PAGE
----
Appeals & Response Plans
- Kenya: Floods - Mar 2018
- East Africa: Armyworm Infestation - Mar 2017
- Kenya: Floods - Apr 2016
- Kenya: Floods - Nov 2015
- Kenya: Cholera Outbreak - Feb 2015
- Kenya: Drought - 2014-2018
- West Africa: Ebola Outbreak - Mar 2014
- Horn of Africa: Polio Outbreak - May 2013
- Kenya: Floods - Mar 2013
- Kenya: Floods - Jan 2013
Most read reports
- Kenya: Half of the assessed households report insufficient access to food at Dadaab refugee complex
- Active USG Humanitarian Programs in Kenya (Last Updated 09/30/18)
- Kenya launches 10-year Climate Smart Agriculture Implementation Framework
- FAO trains farmers in Kenya to save crops from Fall Armyworm
- Kenya: Food Assistance Fact Sheet - September 30, 2018
by John Twigg and Irina Mosel
By Catherine Simonet, Eva Comba and Emily Wilkinson
This working paper provides an analysis of economic resilience at the national level, presenting a broad picture of changes in resilience to climate extremes over a 42 year period. It focuses on 12 countries in the Sahel, East Africa and Asia that are part of the UK Government funded resilience programme Building Resilience and Adaptation to Climate Extremes and Disasters (BRACED).
by Catherine Fitzgibbon
This review is concerned with the financing arrangements for programmes that address acute malnutrition at scale through the community-based management of acute malnutrition (CMAM). The CMAM approach is geared towards the early detection, treatment and counselling of moderately and severely acutely malnourished children, in the community, by community agents.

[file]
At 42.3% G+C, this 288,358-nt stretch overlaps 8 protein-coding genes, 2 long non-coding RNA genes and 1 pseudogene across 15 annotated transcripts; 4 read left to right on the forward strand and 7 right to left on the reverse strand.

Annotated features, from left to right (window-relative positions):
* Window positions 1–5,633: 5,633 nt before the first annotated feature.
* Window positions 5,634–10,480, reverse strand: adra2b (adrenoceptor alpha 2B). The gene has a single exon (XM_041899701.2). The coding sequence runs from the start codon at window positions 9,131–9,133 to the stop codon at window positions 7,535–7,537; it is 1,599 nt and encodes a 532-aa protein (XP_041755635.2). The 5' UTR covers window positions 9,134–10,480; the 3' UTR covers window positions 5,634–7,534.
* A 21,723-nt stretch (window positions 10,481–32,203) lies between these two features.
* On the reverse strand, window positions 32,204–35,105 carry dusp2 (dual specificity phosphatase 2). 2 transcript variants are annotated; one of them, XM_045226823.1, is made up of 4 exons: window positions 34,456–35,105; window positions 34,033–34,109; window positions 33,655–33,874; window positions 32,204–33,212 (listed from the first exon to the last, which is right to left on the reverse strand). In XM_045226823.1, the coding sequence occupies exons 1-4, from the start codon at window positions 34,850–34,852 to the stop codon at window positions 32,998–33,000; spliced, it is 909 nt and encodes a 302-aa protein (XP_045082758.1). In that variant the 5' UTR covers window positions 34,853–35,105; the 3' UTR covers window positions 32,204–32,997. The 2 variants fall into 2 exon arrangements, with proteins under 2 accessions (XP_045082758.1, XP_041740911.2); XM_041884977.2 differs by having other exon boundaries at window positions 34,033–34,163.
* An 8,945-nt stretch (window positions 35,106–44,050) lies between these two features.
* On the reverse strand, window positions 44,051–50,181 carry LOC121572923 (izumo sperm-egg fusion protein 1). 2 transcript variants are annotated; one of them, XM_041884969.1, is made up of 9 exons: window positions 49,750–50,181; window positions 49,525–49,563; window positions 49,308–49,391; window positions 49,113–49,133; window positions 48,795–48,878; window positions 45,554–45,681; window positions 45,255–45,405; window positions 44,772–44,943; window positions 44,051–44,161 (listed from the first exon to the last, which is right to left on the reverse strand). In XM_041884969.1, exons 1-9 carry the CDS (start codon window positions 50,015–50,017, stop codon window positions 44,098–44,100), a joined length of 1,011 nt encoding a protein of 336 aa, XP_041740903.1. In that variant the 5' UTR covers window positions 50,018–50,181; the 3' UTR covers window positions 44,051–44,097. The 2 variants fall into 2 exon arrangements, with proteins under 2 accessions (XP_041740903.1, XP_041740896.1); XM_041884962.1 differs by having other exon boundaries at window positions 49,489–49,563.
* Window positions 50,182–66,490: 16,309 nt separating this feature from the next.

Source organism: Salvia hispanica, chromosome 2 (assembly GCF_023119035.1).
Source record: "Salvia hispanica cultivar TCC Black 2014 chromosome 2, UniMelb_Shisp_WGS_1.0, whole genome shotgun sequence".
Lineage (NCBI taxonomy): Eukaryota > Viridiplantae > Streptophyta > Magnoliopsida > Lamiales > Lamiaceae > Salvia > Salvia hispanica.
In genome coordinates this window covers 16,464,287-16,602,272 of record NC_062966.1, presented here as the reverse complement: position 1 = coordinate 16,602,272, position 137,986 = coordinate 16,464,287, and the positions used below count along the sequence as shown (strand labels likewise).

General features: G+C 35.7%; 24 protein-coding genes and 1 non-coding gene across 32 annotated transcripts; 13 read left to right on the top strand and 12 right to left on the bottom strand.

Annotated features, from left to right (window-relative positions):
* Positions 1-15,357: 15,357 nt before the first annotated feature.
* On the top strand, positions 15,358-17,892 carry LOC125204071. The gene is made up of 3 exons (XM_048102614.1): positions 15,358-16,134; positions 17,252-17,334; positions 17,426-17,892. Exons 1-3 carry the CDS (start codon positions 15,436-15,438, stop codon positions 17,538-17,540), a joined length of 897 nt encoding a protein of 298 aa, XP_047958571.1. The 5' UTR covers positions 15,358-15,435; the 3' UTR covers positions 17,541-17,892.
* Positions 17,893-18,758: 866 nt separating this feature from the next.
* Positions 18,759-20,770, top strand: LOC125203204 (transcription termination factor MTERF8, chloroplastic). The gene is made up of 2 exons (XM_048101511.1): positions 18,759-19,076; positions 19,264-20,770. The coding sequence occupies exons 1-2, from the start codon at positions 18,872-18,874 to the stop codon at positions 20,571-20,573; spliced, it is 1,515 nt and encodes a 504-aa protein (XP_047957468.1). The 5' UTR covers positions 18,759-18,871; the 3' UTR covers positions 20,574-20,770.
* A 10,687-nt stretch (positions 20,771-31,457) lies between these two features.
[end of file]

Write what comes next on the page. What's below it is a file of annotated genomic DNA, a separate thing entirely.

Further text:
The special feature of this edition of Humanitarian Exchange, co-edited with Victoria Metcalfe, focuses on issues related to humanitarian civil– military coordination.
The special feature of this issue of Humanitarian Exchange focuses on the humanitarian crisis in the Sahel region of Africa, where aid agencies estimate that more than 18 million people are affected by food insecurity.
Humanitarian response in pastoral areas in the Horn of Africa has consistently been late. An enormous investment in early warning over a number of years has brought great improvements: mass human fatalities have become rarer in the past 25 years. However, humanitarian response now aims to prevent not only large-scale loss of life, but also the destruction of livelihoods. Our response has not kept up with this ambition.
The special feature of this issue of Humanitarian Exchange focuses on humanitarian action in the Middle East.
This 50th edition of Humanitarian Exchange, co-edited with Rachel Houghton, focuses exclusively on partnerships in humanitarian action. Articles explore a wide range of different arrangements, including clusters, consortia and networks, involving NGOs, the UN, the private sector, academic researchers, ‘southern’ or local organisations and host governments.
By Sarah Dix, International Rescue Committee
Urban refugees have long existed in the Nairobi area, and international aid agencies have long been aware of them. Today, there are an estimated 40,000-100,000 in the city. Yet despite this significant presence, international aid agencies have only recently begun to address the needs of urban refugees. Why have urban refugees been ignored for so long, and why are their needs being recognised now?
The often-cited 'invisibility factor' may have made it easier to ignore them.